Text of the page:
Yes, i understand, my idea here is give some thoughts about why exists the expression go away MD5, use md5 for id signature isnt too bad.

Like you said the async execution of computing is a big advantage here, whatever was the hash.

SHA-512 is faster than SHA-256 on 64bit processors

Lets digging in that !

Yes, i understand, my idea here is give some thoughts about why exists the expression go away MD5, use md5 for id signature isnt too bad.

Ah ah yeah, it's not too bad. My parenthesis was probably too harsh :)

 

Hi @rhymes ,
Great post. TIL about the limit on size of what can be indexed. A buffer page is generally around 8kb so looks like 2.5 kb is maximum text size to be indexable.

I had a few queries on this:

  1. Are articles queried directly by their text in the code? If not so, is a unique index needed for the article text?
  2. The order of columns in the index matters. So, is there advantage in indexing (hash, title, user) vs (user, title, hash) as any query selecting by user will automatically use this index.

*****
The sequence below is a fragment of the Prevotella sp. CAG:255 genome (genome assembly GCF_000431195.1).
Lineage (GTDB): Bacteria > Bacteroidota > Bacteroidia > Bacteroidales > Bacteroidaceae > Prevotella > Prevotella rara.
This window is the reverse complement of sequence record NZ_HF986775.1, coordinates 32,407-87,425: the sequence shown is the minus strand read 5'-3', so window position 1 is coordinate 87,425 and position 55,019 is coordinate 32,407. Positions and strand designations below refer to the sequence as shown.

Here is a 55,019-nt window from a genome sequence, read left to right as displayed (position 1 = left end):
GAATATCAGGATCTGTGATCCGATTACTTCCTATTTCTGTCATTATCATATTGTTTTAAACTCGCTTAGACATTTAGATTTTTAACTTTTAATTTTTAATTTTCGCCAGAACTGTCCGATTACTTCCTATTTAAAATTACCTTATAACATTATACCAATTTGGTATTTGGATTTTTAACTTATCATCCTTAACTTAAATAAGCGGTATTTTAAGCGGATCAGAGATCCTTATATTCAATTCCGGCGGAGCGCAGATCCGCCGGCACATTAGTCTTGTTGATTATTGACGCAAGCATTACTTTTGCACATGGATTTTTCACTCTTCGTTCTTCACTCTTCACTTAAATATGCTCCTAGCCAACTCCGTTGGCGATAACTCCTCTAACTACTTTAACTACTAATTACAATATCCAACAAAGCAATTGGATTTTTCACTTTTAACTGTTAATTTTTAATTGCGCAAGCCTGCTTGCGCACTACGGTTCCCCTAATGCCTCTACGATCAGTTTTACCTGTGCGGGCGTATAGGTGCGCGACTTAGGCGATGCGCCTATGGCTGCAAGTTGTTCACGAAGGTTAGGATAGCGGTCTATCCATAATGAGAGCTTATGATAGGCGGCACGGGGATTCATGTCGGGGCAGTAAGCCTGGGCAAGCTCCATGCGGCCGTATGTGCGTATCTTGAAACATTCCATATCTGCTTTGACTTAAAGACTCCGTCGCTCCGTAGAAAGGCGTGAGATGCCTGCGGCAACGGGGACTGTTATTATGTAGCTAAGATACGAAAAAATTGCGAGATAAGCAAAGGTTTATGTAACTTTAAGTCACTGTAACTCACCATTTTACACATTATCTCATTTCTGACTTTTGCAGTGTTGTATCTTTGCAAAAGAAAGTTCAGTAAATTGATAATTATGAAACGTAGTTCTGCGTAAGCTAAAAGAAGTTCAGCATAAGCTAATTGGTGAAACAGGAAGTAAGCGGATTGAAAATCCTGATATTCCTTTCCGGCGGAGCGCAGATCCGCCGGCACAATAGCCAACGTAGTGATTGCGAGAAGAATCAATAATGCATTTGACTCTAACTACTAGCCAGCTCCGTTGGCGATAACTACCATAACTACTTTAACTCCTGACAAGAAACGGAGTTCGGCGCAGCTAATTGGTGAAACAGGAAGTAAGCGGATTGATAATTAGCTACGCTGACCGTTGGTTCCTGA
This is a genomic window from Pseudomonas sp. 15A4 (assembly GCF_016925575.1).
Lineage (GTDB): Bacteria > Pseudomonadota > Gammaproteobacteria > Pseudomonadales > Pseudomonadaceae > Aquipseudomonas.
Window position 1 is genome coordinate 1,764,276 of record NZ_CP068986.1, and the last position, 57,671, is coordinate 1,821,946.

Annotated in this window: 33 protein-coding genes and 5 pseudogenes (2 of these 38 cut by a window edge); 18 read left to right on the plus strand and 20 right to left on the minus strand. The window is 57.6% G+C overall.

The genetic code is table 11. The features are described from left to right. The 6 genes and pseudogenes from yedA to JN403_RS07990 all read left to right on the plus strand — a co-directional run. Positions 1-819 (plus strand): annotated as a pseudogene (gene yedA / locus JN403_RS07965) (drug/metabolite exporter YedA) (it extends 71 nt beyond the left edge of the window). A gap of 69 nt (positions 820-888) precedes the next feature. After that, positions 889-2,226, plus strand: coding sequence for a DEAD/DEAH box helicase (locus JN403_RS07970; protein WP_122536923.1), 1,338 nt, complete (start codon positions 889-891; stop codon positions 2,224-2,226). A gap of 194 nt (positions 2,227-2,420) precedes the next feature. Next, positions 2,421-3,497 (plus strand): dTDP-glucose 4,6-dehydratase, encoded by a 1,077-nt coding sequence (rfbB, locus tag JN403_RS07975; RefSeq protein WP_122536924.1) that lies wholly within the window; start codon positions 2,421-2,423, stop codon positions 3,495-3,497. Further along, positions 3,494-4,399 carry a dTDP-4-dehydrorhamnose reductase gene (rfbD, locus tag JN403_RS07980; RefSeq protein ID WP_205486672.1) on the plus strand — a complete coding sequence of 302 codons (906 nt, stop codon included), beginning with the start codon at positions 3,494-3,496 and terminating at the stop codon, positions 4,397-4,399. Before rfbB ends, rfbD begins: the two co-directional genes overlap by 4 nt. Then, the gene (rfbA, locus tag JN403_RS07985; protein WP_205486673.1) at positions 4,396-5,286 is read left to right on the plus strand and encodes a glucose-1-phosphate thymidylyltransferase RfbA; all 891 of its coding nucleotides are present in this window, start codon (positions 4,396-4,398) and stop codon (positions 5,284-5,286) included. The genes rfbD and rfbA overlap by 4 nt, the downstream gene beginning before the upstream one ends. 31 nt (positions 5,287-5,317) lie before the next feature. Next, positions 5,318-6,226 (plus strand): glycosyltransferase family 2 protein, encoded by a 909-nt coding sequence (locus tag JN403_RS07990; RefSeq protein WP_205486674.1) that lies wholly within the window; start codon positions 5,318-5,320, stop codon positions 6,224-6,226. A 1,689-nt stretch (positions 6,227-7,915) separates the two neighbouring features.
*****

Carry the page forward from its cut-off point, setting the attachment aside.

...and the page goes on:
3. I realized there is a limit to title of 128 char in dev.to. Is that application only or a DB contraint/data type?
  4. Finally, is there any advantage of adding the hash as a separate column and indexing it instead and adding the uniqueness of this column in Rails model like validates article_hash, uniqueness: true
 

Hi Raunak!

  1. No, it's just used to avoid accidental double posting mostly
  2. It's not queried so it doesn't really matter in this case but yeah, in general it does matter, great point!
  3. We don't have length CHECK constraints in the database, so it's one of those things that it's still only at the application level
  4. It would mean that the hash needs to be updated at the code level at each "article save", which means that we're back to depending on Rails to check uniqueness

Hope this clears a bit :) Great questions!